Life is Strange: Before the Storm
In 2006, I attended a conference in Scotland about viewing games as emotional experiences. Voice-over journalist (now game developer) Margaret Robertson gave an excellent talk on the titles that moved her.
Her talk raised the question of whether video games can make us cry. At that time, the idea of the game bringing players to tears was still a relatively new thing.
“I’m here to try to dispel the popular stereotype that games aren’t art because they can’t make you cry,” she said. That is a completely wrong thinking.”
A decade later, we live in a world where touching games are no longer a strange thing. Especially this year there is an abundant amount of games on this criterion.
If you’re looking for a game to play at the end of the year, one that has depth, story, and character, I’ll suggest you some of my favorite titles from the past 12 months. I won’t spoil your game experience in advance so don’t worry. In general, the emotional climax is usually at the end of these games, but there are a few exceptions.
At the top of my list is Blackwood Crossing. This is a story about sisterly love, about sadness, about the arduous road from childhood to adulthood. A small but beautifully drawn cast of characters travel through a dream world of memories. Simple puzzles form the structure of the game.
This is the product of a team that previously specialized in developing racing games but wanted to create a more immersive experience. A game like this would have been hard to come by in 2006, a time when publishing and sales concerns were manipulating the video game market. Modern development tools and electronic distribution portals make Blackwood Crossing development possible. But the most important factor is still the growing number of players who prefer to play games with narrators with stories that focus more on people and relationships than on conquest and individual skill.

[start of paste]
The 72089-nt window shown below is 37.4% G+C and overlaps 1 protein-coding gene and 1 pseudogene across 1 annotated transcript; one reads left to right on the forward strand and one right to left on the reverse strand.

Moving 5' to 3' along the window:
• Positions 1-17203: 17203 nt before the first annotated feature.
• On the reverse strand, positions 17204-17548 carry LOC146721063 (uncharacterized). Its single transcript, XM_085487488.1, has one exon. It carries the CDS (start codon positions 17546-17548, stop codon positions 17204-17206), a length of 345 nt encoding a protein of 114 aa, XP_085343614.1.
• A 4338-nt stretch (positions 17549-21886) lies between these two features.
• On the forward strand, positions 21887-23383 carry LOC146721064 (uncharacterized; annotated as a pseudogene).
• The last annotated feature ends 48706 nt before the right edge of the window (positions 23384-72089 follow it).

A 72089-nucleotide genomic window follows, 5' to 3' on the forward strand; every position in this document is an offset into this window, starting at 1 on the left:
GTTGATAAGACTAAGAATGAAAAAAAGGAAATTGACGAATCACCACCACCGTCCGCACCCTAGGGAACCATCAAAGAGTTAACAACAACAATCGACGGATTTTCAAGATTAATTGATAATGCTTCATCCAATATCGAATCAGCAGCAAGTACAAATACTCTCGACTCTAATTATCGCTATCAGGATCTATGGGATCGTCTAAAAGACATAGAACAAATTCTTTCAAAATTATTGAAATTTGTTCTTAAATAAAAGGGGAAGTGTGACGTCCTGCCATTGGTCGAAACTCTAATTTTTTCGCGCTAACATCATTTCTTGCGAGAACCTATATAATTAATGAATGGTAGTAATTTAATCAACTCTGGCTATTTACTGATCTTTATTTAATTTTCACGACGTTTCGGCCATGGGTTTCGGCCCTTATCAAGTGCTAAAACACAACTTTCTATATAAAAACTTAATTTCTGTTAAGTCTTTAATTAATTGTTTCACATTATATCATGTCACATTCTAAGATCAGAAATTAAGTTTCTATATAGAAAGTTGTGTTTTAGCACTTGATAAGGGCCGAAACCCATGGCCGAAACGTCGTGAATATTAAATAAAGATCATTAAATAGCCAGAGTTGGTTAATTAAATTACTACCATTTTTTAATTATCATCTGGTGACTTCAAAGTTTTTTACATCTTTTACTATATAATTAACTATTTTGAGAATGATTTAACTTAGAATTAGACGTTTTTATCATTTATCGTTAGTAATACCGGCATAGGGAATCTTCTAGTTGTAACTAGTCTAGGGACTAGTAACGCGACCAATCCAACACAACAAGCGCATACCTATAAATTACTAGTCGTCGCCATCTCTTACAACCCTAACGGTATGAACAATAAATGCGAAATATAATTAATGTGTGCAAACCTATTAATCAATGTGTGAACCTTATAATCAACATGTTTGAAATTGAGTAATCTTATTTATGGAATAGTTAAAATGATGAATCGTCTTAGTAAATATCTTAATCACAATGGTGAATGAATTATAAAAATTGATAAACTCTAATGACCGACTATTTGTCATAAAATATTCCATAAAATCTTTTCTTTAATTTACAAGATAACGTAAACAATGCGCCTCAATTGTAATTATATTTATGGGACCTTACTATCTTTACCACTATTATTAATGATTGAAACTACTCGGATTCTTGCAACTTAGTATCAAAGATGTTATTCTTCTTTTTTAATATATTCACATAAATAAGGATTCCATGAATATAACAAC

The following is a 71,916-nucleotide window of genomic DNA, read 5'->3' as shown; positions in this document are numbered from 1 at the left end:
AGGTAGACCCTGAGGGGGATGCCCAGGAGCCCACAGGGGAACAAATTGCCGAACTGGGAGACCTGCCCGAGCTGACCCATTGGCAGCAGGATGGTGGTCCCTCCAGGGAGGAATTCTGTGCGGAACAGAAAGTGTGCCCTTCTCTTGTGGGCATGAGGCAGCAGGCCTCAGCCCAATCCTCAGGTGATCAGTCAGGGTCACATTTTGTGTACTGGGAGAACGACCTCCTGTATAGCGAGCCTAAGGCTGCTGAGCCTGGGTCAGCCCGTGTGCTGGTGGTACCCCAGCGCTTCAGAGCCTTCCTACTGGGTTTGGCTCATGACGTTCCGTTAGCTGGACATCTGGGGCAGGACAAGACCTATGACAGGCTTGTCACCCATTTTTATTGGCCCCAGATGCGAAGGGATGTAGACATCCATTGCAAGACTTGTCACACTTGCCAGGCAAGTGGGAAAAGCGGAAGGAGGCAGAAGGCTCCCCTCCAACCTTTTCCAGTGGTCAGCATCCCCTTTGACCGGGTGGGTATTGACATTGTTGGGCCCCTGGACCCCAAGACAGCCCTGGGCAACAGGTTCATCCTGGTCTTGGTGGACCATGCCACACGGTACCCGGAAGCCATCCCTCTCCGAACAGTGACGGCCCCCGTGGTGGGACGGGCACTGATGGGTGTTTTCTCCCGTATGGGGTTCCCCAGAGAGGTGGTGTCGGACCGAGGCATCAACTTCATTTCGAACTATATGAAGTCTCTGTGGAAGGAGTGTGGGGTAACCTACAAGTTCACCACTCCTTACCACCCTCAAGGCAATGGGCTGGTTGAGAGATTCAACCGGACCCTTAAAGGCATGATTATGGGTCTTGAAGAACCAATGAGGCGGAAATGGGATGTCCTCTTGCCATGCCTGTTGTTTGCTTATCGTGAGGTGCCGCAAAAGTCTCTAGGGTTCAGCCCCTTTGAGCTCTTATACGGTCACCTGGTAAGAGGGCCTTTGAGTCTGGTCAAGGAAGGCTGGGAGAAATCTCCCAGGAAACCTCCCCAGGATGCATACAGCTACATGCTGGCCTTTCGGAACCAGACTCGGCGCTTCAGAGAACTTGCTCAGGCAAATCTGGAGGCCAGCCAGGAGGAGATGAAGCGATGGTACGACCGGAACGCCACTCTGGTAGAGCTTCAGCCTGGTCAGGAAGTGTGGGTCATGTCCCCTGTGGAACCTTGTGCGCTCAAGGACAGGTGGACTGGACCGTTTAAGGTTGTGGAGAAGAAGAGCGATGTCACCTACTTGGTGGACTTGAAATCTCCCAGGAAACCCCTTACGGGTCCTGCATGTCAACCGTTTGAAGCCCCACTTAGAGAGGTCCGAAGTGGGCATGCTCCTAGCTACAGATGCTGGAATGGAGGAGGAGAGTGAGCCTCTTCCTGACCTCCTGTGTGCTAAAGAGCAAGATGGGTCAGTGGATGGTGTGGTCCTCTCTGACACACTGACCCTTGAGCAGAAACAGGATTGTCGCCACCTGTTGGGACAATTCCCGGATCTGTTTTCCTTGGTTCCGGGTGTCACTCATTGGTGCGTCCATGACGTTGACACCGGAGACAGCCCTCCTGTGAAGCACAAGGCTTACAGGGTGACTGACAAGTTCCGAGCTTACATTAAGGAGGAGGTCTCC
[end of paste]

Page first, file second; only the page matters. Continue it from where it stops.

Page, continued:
Similar, What Remains of Edith Finch is a complex layered story about a cursed family. Although the main plot of the story revolves around death, it also often has many humorous details. The interactions between the characters are tempered by their perception of themselves, of their own existence as in the story they tell themselves.
Last Day of June is another family story in which a loving husband tries to create a perfect sequence of situations to change a tragic fate. It’s a puzzle game that relies on the player making small changes to events that link together to create different endings. In a world of paintings, the game’s characters perform familiar human actions without using dialogue.
Last Day of June
Rakuen is a top-down RPG game that looks like it was made in 1992. Behind the old graphic style lies a great story of teamwork and generosity. The game’s setting is in a medical station connected to a magical parallel universe. Players will perform tasks that cause parallel effects on the real world. Although I love the characters and their stories, the music of the game is what moves people.